For one moment let us believe the Tories and assume Britain is ‘broken’. Why? Because you can see the (albeit skewed) logic behind the ‘Big Society’. Is the ‘Big Society’ supposed to be the cure to ‘Broken Britain’? It is hard to see otherwise, even when we are still not exactly sure what the ‘Big Society’ is. So will the prescription fit the ailment, will the bitter pill solve a problem that doesn’t exist, and finally can you really expect to get something for nothing?

The short answer to the last question at least is yes. Currently volunteers across the land put a shift in at the local hospice shop, run the after school club or are involved in countless activities usually in their own free time.

At the other end of the spectrum there is the relatively new phenomena called work experience, designed to empower people to gain a cutting edge in entering a career or profession. Excluding the work experience brigade, we already have a sizeable volunteer army.

Whilst it is not a new idea, it is quite naïve to suggest we can significantly add to their numbers. More often than not people will want to benefit for a particular action – work experience is the best example of that. Internships and work experience have become a necessity to progress in specific careers, they can be exploitative and act as a barrier to certain groups but with growing competition it is also very necessary.

‘Exploitative’ is a key word here, as is ‘empower’. Is ‘Big Society’ just a dressed down version of work experience, or rather a way of getting something done for nothing that previously you would have had to pay someone to do. I think so. ‘Empowering’ in both contexts is just ‘exploiting’ but in a different guise.

You undertake work experience to gain a valuable insight into a career and hopefully a cutting edge over other prospective candidates in the employment market. You could say it empowers you. Interestingly David Cameron chose the word ‘empowerment’ in his recent attempt to explain exactly what the ‘Big Society’ is. Valid comparisons can be made between the two.

Will people want to run our public services under the guise and rhetoric of being ‘empowered’?

The vast majority of volunteers tend to be people of retirement age, disposable time is a major factor. I suspect a large proportion of the retired population have had ample opportunities to volunteer, and why would the ones that do not already suddenly be empowered by empty rhetoric?

It is fair to suggest adults who have a family do not possess enough free time to volunteer either, and will teenagers drag themselves away from their Playstation to pick up litter for a day? Where will this nationalised parish council come from without taking away from the number of good causes they are already affiliated to?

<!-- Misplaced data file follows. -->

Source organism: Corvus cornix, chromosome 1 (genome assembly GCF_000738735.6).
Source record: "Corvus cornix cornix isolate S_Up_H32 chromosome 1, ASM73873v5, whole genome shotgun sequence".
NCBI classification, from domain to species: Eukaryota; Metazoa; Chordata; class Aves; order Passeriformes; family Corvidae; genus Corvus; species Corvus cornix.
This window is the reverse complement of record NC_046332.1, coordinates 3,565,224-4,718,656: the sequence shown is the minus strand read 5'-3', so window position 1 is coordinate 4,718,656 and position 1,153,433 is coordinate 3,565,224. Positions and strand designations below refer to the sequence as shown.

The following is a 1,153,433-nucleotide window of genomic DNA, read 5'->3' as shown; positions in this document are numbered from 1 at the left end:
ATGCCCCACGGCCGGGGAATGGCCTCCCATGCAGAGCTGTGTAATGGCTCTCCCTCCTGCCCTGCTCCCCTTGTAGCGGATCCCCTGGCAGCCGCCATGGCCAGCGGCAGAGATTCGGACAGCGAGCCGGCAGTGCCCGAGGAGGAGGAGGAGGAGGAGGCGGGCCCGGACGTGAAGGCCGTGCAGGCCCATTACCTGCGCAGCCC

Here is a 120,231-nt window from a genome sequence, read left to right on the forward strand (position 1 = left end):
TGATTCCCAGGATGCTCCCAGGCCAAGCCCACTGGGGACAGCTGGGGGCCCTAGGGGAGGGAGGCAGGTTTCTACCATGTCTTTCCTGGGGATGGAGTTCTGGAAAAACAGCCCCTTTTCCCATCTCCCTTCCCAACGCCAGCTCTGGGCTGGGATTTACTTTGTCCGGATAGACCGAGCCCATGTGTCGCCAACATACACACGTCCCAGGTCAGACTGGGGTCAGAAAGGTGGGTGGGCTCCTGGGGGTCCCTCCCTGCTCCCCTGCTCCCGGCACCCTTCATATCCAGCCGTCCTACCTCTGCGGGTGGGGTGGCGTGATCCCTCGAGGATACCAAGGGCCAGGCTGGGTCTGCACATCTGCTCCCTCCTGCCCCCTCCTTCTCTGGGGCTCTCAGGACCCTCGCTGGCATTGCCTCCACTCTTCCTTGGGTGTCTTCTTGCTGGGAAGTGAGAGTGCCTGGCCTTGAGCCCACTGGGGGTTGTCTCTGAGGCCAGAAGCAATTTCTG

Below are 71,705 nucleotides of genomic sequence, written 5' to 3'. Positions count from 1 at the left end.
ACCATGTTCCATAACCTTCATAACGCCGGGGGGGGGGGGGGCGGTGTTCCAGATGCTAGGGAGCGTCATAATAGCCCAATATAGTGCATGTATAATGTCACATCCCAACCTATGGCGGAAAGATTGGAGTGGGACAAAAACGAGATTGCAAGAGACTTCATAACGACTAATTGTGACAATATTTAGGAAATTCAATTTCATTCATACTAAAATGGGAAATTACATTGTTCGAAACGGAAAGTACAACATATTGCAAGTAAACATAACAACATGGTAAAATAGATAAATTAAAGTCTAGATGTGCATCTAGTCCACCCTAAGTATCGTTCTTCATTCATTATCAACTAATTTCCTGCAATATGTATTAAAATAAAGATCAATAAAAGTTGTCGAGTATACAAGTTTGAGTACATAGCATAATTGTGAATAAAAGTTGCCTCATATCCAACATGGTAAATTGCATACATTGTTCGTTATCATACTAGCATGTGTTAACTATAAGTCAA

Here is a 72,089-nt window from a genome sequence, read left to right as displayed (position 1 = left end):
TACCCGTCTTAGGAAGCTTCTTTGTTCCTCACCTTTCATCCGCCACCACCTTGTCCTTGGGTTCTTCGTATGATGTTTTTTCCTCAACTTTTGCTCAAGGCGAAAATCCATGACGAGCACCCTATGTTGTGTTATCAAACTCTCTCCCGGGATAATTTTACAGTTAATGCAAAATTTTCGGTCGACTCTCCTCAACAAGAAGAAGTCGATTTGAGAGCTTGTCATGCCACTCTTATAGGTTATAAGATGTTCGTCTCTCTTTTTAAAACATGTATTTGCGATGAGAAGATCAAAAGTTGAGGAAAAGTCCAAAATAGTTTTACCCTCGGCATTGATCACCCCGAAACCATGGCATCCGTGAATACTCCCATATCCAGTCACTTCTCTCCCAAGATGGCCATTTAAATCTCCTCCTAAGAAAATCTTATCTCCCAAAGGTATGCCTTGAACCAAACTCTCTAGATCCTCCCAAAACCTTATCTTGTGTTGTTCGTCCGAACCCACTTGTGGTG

Charities are set to take a hefty hit in George Osborne’s recent emergency budget. Cash flow among charities and not for profit groups may also be a stumbling block.

In 2005 the Conservatives correctly attacked the then Chancellor (Gordon Brown) for proposing to raid dormant bank accounts in order to set up a ‘Community bank’ to fund local projects. It is then ironic that David Cameron has proposed the very same method to channel funds to the ‘Big Society’. Is it moral, or even legal?

So what is the ‘Big Society’ apart from a simple cost cutting measure and a prescription for a sickness that was falsely diagnosed? It is a lot of hot air. It is very hard to distance the ‘Big Society’ from its cost cutting criticisms. The government has not turned into a pound shop just yet, but they are certainly parking the Jag at Lidl.

In trying to dissect the ‘Big Society’ I am aware that it has led to more questions being asked than answered, which is symptomatic of the ambiguity in this policy.

Taken in the right light it is an admirable concept, but appears to be one that has not been thought out properly. It is as much naive as it is ambiguous. The Prime Minister says it is designed to provide “communities with oomph” – the Prime Minister’s own words conclude the critique of a loose concept very well indeed.

Filed under: Conservatives, , , , , , , , , , ,

Political lies, media manipulation and the ‘shock doctrine’…

By Jay Baker

Jay is a British media activist who has almost ten years of experience as a professional documentarian, writer, youth worker, social justice campaigner, and social entrepreneur.

It’s true that lies are often perpetuated. In fact, if they’re repeated enough, these lies can be regarded as truths, and rarely even questioned at all.

An example of this is the great lie perpetuated on the people of Britain concerning the economy.